How can an author use syntax to improve their writing?
Varying syntax and sentence structure can be a simple way to add sophistication and pizzazz to what is otherwise a mundane writing assignment. Small changes, such as incorporating parallelism, or anaphora to add emphasis or draw attention to particular ideas, are examples of small adjustments that can heighten the quality of any written work.
How are the proposals in Pride and Prejudice significant?
In Austen's quintessential novel, the proposals delivered to Elizabeth Bennet make social commentary on the business of marriage and the position of women in Austen's time. Collins' proposal is self-indulgent and demonstrates a clear lack of understanding of women, and a general foolishness. This is mirrored in his subsequent relationship with Charlotte Lucas, wherein the pair live in separate parts of the house so as to remain impersonal. Darcy's first proposal is overly passionate and evokes a similar response in Lizzy. This disaster of a proposal is reflected in the marriage of Wentworth and Lydia, which is entirely focused on sexual attraction and not at all based on a deeper connection. Finally, Mr. Darcy's last proposal to Elizabeth sets to right his previous blunders, as the pair meet as equals, and share a unique passion for one another that is not based on self-interest or shallow concerns, which Austen has previously critiqued through the marriages of her ancillary characters.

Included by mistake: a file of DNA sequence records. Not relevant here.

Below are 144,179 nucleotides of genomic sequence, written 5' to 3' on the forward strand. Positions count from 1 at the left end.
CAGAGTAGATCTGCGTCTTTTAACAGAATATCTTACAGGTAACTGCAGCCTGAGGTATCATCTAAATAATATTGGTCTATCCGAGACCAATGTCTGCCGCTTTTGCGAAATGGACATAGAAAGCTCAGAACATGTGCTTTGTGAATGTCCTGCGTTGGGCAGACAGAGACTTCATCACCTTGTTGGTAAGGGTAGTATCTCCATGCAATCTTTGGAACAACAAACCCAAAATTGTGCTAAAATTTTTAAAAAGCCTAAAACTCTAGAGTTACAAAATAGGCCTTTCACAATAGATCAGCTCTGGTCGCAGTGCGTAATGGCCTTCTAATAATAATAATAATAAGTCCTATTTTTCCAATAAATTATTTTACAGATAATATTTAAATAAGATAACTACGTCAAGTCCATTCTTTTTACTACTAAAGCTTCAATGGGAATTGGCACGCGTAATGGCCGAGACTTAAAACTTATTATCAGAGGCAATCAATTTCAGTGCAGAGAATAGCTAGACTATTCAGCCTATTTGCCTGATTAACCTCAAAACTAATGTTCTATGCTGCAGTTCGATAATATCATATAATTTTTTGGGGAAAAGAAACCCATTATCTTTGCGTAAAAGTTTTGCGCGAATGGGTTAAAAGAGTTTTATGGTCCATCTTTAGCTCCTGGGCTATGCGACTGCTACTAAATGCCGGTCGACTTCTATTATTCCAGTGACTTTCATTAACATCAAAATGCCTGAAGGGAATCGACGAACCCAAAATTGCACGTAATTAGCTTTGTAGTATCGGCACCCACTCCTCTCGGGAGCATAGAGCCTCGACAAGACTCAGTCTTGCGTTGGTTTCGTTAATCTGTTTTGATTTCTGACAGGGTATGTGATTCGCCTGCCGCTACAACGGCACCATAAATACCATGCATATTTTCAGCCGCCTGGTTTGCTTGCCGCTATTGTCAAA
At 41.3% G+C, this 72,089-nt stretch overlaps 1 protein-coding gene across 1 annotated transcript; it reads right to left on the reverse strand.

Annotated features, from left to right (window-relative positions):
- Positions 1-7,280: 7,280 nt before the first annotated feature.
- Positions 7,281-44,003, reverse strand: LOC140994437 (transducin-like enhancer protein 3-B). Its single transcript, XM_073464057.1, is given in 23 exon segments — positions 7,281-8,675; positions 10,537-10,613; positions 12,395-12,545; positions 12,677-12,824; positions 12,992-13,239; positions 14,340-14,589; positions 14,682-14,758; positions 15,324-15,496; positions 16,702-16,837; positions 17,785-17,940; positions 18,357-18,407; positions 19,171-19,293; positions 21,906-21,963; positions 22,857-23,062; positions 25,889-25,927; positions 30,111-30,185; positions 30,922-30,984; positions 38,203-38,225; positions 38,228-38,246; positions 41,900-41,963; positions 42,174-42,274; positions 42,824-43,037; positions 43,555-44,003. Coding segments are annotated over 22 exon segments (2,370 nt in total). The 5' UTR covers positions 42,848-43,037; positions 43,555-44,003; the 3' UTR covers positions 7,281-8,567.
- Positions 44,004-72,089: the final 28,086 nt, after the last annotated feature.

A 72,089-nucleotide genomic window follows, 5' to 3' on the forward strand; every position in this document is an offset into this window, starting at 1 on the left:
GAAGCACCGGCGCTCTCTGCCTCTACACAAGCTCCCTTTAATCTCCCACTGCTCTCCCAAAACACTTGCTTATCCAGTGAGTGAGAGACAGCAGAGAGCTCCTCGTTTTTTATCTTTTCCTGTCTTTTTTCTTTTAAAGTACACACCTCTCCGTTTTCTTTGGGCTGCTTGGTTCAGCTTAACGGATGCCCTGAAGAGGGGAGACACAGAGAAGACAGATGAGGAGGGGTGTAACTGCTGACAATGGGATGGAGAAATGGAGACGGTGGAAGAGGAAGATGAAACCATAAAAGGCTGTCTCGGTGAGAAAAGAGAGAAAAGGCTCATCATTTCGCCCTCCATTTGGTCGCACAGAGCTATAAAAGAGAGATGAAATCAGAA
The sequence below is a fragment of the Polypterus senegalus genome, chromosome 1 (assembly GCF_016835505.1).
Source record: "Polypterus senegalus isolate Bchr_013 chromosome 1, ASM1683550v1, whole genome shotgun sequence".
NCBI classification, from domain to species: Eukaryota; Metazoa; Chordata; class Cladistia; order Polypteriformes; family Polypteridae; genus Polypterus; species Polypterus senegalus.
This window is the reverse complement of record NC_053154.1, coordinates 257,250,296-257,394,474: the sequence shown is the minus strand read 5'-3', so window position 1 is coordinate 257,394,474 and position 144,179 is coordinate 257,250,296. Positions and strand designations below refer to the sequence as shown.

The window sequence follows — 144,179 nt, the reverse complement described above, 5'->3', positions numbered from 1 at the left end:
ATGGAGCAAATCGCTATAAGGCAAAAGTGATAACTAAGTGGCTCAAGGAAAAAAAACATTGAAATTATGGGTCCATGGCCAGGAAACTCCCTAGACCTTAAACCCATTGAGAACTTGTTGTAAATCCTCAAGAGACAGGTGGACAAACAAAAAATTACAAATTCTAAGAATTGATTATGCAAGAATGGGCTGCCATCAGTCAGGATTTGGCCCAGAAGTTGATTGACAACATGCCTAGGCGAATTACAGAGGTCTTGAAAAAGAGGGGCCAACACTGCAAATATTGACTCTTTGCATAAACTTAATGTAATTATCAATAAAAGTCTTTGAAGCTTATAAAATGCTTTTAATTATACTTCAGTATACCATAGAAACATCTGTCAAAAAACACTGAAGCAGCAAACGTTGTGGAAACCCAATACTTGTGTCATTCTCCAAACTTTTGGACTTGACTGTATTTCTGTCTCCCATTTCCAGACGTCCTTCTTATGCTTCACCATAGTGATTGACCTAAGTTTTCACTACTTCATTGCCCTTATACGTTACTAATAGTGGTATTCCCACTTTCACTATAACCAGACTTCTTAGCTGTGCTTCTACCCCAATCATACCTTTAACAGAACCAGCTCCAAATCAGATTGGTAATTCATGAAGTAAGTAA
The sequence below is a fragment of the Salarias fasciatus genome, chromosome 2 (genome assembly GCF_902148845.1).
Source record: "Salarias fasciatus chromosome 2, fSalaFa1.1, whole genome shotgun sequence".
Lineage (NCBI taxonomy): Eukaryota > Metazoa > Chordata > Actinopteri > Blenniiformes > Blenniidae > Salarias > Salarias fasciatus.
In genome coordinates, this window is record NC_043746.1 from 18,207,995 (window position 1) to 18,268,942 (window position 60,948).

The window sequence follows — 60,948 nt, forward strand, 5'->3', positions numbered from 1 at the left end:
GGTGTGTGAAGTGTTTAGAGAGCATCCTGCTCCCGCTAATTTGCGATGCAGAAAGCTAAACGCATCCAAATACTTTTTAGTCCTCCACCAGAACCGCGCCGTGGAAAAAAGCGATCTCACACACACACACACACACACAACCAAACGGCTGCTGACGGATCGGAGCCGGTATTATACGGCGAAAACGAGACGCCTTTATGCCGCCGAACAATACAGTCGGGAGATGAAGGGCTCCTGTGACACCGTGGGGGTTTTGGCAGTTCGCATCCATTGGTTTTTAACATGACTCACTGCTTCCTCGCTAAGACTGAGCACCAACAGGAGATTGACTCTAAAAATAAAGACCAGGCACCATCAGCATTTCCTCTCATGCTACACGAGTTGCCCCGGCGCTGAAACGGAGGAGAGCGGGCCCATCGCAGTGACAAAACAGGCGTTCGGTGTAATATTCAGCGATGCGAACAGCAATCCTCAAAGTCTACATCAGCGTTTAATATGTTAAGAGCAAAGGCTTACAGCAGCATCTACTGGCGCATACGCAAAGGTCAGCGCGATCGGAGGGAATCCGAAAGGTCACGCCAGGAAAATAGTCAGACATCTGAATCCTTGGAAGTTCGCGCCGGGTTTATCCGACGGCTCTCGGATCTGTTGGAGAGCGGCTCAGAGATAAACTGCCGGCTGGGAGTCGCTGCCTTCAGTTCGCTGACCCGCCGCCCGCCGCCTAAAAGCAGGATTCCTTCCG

How does Charlotte Bronte utilize the first chapter of her novel to establish the character of the protagonist and narrator, Jane Eyre?
Bronte uses a combination of characterization techniques, including dialogue to demonstrate that Jane is isolated and abused by her extended family, who use words like "rat" and "animal" to describe her. In addition, the presence of weather, red and bird symbolism in the initial pages of the novel indicate the suffocating atmosphere of Gateshead, and Jane's desperate desire to escape her circumstances, all while underlying her intelligence and passion. Bronte reveals Jane to be plain in appearance, but complex in mind and heart; it is evident in the initial pages of the text that Jane is only beginning to learn her own identity.